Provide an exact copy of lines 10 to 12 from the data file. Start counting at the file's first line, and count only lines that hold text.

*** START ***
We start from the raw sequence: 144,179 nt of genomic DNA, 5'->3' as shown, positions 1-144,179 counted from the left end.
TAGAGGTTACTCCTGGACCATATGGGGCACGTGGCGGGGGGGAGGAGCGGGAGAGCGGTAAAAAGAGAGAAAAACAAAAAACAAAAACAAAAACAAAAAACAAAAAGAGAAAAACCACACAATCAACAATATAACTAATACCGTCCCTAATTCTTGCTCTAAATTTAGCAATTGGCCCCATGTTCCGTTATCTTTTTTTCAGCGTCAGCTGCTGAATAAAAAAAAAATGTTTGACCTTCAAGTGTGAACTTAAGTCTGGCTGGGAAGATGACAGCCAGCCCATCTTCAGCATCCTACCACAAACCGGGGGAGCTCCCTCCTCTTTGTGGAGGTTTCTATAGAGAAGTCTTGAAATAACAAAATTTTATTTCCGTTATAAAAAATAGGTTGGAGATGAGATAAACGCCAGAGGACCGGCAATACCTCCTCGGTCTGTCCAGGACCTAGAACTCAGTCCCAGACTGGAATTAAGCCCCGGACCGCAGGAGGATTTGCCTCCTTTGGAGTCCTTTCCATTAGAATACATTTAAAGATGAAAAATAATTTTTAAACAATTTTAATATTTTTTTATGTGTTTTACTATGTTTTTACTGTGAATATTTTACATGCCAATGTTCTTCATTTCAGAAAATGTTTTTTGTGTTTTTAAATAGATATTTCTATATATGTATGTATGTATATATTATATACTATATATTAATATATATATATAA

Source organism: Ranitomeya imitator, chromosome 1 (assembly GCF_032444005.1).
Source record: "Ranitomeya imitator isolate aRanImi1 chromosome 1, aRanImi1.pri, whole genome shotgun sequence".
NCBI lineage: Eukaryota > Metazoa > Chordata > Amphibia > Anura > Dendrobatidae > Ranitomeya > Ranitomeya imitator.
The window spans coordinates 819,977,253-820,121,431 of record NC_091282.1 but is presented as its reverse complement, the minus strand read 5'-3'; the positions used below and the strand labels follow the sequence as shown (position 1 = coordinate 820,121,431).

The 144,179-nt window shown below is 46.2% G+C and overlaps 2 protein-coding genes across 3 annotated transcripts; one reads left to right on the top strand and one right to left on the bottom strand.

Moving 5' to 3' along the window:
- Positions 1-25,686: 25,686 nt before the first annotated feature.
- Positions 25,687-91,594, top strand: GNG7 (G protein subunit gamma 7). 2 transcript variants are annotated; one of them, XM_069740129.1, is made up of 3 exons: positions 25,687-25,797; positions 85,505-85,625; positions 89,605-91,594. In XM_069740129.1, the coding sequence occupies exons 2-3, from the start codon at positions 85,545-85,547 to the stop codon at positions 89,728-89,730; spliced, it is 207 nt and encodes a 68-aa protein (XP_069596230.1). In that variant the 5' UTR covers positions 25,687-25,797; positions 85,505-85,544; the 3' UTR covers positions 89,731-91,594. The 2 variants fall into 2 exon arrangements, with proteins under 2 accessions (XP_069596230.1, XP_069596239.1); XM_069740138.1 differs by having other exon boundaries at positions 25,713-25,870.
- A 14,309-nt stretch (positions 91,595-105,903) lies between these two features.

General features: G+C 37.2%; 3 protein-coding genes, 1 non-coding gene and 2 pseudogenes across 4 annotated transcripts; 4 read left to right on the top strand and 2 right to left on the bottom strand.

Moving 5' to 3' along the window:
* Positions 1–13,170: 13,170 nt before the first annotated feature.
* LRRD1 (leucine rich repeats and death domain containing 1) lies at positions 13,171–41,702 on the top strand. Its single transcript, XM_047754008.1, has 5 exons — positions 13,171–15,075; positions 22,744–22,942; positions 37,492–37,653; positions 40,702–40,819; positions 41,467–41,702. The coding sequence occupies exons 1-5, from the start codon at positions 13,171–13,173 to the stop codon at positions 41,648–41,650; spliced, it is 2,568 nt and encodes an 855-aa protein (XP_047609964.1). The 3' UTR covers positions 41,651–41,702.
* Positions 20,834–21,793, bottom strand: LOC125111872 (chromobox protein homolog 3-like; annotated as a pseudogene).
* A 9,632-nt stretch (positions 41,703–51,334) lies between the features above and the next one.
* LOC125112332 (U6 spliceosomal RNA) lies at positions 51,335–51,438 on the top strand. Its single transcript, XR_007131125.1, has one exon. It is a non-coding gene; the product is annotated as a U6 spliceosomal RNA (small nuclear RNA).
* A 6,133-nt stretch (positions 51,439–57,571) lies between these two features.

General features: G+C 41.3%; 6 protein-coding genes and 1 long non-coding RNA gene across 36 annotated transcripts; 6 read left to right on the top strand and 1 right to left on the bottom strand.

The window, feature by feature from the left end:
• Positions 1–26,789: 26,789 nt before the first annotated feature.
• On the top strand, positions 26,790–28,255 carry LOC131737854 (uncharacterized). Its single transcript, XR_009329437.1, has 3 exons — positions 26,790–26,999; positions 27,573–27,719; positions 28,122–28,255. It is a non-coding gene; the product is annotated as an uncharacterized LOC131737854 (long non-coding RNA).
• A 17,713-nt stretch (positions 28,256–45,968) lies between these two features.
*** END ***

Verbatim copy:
- Positions 25,687-91,594, top strand: GNG7 (G protein subunit gamma 7). 2 transcript variants are annotated; one of them, XM_069740129.1, is made up of 3 exons: positions 25,687-25,797; positions 85,505-85,625; positions 89,605-91,594. In XM_069740129.1, the coding sequence occupies exons 2-3, from the start codon at positions 85,545-85,547 to the stop codon at positions 89,728-89,730; spliced, it is 207 nt and encodes a 68-aa protein (XP_069596230.1). In that variant the 5' UTR covers positions 25,687-25,797; positions 85,505-85,544; the 3' UTR covers positions 89,731-91,594. The 2 variants fall into 2 exon arrangements, with proteins under 2 accessions (XP_069596230.1, XP_069596239.1); XM_069740138.1 differs by having other exon boundaries at positions 25,713-25,870.
- A 14,309-nt stretch (positions 91,595-105,903) lies between these two features.

General features: G+C 37.2%; 3 protein-coding genes, 1 non-coding gene and 2 pseudogenes across 4 annotated transcripts; 4 read left to right on the top strand and 2 right to left on the bottom strand.